Thus, a more likely solution is that a Watson-physician team will present treatment options to patients. Physicians will not be replaced, their role will just change.

The pros and cons of retail clinics

Written By: Jason Shafrin - Jul• 05•16

Aaron Caroll does a nice job summarizing these viewpoints in his article in the N.Y. Times’ Upshot:

Researchers for a study published in the American Journal of Medical Quality talked to patients who sought out care at retail clinics. Patients who had a primary care physician, but still went to a retail clinic, did so because their primary care doctors were not available in a timely manner. A quarter of them said that if the retail clinic weren’t available, they’d go to the emergency room.

It’s understandable why physicians’ groups might be opposed to retail clinics. Above and beyond the obvious economic loss when a patient goes elsewhere, many primary care physicians correctly point out that retail clinics often lack the knowledge and experience that come from continuity of care…The American Academy of Pediatrics, the American Academy of Family Physicians and The American Medical Association have all released policy statements or guidelines that oppose, or at least advise, that use of retail clinics be restricted.

Are the doctors right?  On average, the clinics do a pretty good job according to a study by Mehrotra et al. (2009).

Overall costs of care for episodes initiated at retail clinics were substantially lower than those of matched episodes initiated at physician offices, urgent care centers, and emergency departments ($110 vs. $166, $156, and $570, respectively; P < 0.001 for each comparison). Prescription costs were similar in retail clinics, physician offices, and urgent care centers ($21, $21, and $22), as were aggregate quality scores (63.6%, 61.0%, and 62.6%) and patient’s receipt of preventive care (14.5%, 14.2%, and 13.7%) (P > 0.05 vs. retail clinics).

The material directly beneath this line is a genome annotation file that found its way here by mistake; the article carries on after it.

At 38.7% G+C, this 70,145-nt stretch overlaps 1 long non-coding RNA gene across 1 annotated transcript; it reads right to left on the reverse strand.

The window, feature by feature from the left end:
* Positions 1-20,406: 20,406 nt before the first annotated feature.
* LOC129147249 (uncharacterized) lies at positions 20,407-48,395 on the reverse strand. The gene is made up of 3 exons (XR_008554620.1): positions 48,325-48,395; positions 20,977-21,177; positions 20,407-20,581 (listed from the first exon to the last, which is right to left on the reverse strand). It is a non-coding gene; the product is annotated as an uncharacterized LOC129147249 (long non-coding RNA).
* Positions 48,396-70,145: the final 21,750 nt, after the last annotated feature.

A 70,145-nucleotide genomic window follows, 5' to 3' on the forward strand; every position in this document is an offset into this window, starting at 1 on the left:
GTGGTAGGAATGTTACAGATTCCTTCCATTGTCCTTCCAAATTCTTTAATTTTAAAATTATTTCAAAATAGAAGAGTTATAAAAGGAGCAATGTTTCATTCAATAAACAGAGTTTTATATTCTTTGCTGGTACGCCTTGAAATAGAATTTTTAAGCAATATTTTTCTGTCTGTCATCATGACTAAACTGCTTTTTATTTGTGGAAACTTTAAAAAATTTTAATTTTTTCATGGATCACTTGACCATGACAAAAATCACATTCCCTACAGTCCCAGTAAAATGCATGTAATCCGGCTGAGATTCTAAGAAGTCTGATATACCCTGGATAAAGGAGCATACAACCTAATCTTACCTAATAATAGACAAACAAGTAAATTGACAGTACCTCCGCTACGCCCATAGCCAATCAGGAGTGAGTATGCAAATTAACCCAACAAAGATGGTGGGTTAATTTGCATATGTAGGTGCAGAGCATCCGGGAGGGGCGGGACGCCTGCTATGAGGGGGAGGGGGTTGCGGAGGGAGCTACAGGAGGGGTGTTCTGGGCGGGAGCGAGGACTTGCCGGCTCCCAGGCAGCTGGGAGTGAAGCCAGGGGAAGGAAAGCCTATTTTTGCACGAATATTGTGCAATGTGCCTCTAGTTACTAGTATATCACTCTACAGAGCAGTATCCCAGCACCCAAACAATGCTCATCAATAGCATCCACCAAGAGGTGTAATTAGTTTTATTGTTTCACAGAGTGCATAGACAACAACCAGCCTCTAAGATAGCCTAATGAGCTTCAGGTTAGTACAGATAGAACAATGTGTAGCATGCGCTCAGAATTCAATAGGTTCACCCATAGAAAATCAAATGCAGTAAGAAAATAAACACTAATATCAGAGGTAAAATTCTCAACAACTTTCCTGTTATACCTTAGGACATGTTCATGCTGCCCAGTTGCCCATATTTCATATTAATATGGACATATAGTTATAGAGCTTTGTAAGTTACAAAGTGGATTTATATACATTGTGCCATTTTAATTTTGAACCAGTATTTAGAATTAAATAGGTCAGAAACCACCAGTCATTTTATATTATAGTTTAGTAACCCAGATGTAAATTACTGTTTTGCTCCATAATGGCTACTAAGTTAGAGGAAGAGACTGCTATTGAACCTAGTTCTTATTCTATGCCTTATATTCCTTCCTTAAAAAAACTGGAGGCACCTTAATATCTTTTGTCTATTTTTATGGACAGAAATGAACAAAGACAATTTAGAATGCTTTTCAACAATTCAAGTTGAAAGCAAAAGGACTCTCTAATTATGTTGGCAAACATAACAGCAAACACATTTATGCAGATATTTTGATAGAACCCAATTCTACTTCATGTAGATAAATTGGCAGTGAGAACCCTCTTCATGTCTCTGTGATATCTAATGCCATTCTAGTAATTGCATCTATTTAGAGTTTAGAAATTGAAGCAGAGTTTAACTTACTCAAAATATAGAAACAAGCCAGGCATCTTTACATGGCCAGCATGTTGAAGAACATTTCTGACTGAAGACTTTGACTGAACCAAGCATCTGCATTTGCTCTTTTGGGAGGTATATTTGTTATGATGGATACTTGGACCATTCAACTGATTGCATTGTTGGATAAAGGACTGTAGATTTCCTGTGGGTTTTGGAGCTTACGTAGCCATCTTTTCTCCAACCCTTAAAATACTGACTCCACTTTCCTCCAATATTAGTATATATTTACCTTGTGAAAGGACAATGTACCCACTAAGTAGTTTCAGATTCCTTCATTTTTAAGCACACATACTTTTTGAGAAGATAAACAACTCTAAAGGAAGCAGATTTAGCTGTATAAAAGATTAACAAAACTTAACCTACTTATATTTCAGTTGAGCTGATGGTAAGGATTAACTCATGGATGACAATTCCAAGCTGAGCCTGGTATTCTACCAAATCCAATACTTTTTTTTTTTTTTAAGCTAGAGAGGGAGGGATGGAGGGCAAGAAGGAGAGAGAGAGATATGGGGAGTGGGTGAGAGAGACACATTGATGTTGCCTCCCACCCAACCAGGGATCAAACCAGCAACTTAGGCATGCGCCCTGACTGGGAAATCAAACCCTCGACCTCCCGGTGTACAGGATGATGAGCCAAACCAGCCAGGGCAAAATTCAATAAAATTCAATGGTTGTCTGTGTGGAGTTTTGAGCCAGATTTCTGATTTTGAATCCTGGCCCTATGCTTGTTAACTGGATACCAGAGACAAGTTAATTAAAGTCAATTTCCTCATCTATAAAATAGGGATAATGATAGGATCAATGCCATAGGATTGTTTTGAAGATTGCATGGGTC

Carroll rightly points out, however, that retail clinics may increase health care cost.  Although cost per visit are lower for retail clinics, they are much more convenient than a doctors visit and are likely to induce more visits.  This is not  a bad thing if patients were forgoing care because physician office’s inconvenient hours were a barrier.

Fourth of July

Written By: Jason Shafrin - Jul• 03•16

Happy Fourth of July weekend.  For Americans, the Fourth of July means celebrating with BBQ, fireworks, friends and family.  But being safe is important as well.

As the U.S. Consumer Product Safety Commission reports, in 2014 there were 11 deaths and more than 10,000 injuries from fireworks that resulted in an ER visit.

Not only is your physical health at risk, but your financial health may also be at risk.  The Connecticut Post reports that:

fireworks affect two different policies – your homeowner’s insurance policy and your health insurance policy. Injuries to yourself or your family are going to be covered by your health care policy. Damages to property and injuries to others will be covered under separate sections of your homeowner’s policy.